I’ve been asked many times why Mosaic Heart took so many years to write. Sometimes people follow that question with “Is this normal?” I don’t think it’s the norm to take more than ten years to write a book, but I also don’t believe my experience is that unusual. A book will take the time it takes to come into its full expression, especially when we write memoir.
Our job is to make sure we pay attention to what needs to be included and to avoid putting up unnecessary roadblocks or allowing our inner saboteurs to derail us.
Most, if not all of us, will experience those times when we allow ourselves to get derailed—whether it’s because we let ourselves get overly busy or deep inside we question the worthiness of our story. And then there are those times when life gets in the way or slows us down—those times when we need to pause, when we need to stop and consider the possibility that the story we want to tell may not yet be complete. It’s up to us to stay alert to the reasons behind our starts and stops.
When I look back at my writing journey with Mosaic Heart that began in 2008, I expected my memoir to follow a certain arc: childhood to marriage to motherhood to breast cancer to recovery—told in the context of the discovery of my voice and my inner knowing. However, life continued to transpire, and by 2014, I was diagnosed with a second cancer. Along with those two cancer experiences were the events that took place within my marriage and family and a deeper calling to the work I do today as a writing coach, editor, and publisher.
At some point, it became clear that my original story arc couldn’t hold. It no longer fit. With that realization, came the biggest “crossroads moment” in my writing journey.
It took a few months to allow all the questions to bubble up; they didn’t show up all at once. The process was more of a slow release. As I answered one question, another appeared, which then required that I take the time to consider the answers. Some of the biggest questions included:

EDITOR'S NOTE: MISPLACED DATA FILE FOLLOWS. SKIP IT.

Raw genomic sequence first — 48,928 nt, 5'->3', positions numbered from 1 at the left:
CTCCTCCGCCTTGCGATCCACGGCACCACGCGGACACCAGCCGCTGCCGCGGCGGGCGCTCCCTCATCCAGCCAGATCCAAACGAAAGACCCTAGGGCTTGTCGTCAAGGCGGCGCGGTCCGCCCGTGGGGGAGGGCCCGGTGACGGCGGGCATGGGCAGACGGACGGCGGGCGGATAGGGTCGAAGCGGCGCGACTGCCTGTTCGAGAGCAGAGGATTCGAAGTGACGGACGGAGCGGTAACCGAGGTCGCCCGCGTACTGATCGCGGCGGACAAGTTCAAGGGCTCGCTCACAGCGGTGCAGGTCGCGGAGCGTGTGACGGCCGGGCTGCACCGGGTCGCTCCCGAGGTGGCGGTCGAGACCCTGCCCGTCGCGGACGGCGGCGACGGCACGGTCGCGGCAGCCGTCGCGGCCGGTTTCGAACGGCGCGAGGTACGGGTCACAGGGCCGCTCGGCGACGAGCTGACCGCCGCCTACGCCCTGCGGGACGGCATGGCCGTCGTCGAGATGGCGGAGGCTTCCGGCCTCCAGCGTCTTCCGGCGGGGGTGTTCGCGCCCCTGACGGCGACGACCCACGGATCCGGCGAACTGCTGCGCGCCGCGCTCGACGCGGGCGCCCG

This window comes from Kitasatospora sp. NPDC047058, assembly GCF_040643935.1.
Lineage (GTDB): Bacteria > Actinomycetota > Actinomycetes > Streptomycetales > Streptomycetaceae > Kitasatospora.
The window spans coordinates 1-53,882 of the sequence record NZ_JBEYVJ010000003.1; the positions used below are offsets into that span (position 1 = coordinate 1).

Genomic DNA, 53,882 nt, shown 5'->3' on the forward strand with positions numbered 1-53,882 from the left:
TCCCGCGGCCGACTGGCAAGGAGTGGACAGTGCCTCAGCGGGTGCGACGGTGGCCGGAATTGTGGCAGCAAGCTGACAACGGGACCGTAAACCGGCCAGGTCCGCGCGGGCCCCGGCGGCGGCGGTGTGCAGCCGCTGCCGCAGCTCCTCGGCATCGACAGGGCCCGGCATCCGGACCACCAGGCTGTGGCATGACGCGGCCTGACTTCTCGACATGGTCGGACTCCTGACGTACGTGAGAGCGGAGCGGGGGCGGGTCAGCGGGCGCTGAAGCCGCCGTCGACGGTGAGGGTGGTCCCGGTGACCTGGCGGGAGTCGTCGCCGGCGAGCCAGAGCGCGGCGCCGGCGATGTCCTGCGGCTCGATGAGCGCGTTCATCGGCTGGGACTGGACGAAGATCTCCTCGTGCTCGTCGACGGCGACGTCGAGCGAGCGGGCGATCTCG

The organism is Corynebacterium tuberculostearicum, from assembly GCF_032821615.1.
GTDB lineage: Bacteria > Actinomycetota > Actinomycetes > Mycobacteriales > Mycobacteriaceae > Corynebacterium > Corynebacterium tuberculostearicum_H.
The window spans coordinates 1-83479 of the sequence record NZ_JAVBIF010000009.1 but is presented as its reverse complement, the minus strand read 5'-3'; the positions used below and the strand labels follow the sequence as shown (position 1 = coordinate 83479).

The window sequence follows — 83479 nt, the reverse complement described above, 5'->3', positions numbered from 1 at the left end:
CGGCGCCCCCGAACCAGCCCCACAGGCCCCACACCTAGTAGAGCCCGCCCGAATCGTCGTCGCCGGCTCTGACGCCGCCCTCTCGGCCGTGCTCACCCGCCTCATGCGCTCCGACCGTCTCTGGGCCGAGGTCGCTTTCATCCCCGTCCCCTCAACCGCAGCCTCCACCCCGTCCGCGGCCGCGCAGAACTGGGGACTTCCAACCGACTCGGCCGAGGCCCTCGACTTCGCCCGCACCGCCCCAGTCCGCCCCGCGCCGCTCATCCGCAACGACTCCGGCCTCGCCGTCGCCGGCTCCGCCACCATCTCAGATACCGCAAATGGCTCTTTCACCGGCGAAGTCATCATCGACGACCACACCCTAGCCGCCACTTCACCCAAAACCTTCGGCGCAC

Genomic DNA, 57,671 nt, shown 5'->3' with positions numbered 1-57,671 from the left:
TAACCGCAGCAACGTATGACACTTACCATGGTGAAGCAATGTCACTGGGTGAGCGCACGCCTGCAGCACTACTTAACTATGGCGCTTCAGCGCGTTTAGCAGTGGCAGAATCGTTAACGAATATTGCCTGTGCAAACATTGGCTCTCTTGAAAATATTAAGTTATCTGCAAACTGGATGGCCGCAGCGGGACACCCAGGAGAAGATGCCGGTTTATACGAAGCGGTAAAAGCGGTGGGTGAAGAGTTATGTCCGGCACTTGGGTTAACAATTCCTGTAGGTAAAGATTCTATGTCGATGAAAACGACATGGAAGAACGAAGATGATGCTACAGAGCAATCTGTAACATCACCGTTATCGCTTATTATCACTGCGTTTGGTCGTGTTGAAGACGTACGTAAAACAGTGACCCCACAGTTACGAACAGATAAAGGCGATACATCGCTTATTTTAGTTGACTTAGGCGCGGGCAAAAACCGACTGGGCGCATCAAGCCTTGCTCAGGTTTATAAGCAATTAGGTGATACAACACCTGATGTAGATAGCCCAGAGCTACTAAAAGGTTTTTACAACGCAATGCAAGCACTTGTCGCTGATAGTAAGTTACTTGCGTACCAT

- Are my two experiences of cancer the lens through which I tell my story?
- Could my two experiences serve as the first and second part of my memoir?
- Is there a middle that needs to be included or is it more appropriate to bring in other aspects of my life in the context of those two experiences?
- Do I choose to leave out parts of my original manuscript?
- Would the parts I remove be part of a second memoir?
Mosaic Heart is largely about my attempts to control the events in my life and ultimately my need to surrender to what was in the highest good of all concerned, most especially me.
As I wrote, I continued to learn that lesson of releasing my need to control. The writing process itself became another way to take in the lesson. I tried as hard as I could to control what needed to be included, and with each forced approach, I was forced to see that it wasn’t working.
Yet, each time I got quiet and listened deeply, I found my way. Ultimately, I came to know that this memoir had to be about my two experiences and my personal transformation in the context of those experiences. Woven throughout are some essential pieces from childhood as well as what happened within our family and in my marriage before, during, and after cancer.
Today, I know that Mosaic Heart became exactly what she needed to be. And, as I’ve expressed often, she continues to be one of my best teachers. Her work is far from over … for me and for so many others. And for that, I am forever grateful.
In your memoir writing journey, are there times when you are unclear about the direction you’re going? Have events occurred in your life that make you question whether your story arc, and even where you begin and end, need to change? What helps you know you are on track? How do you allow for the possibility of a new direction or new focus? I’d love to hear about your experiences as you write your memoir!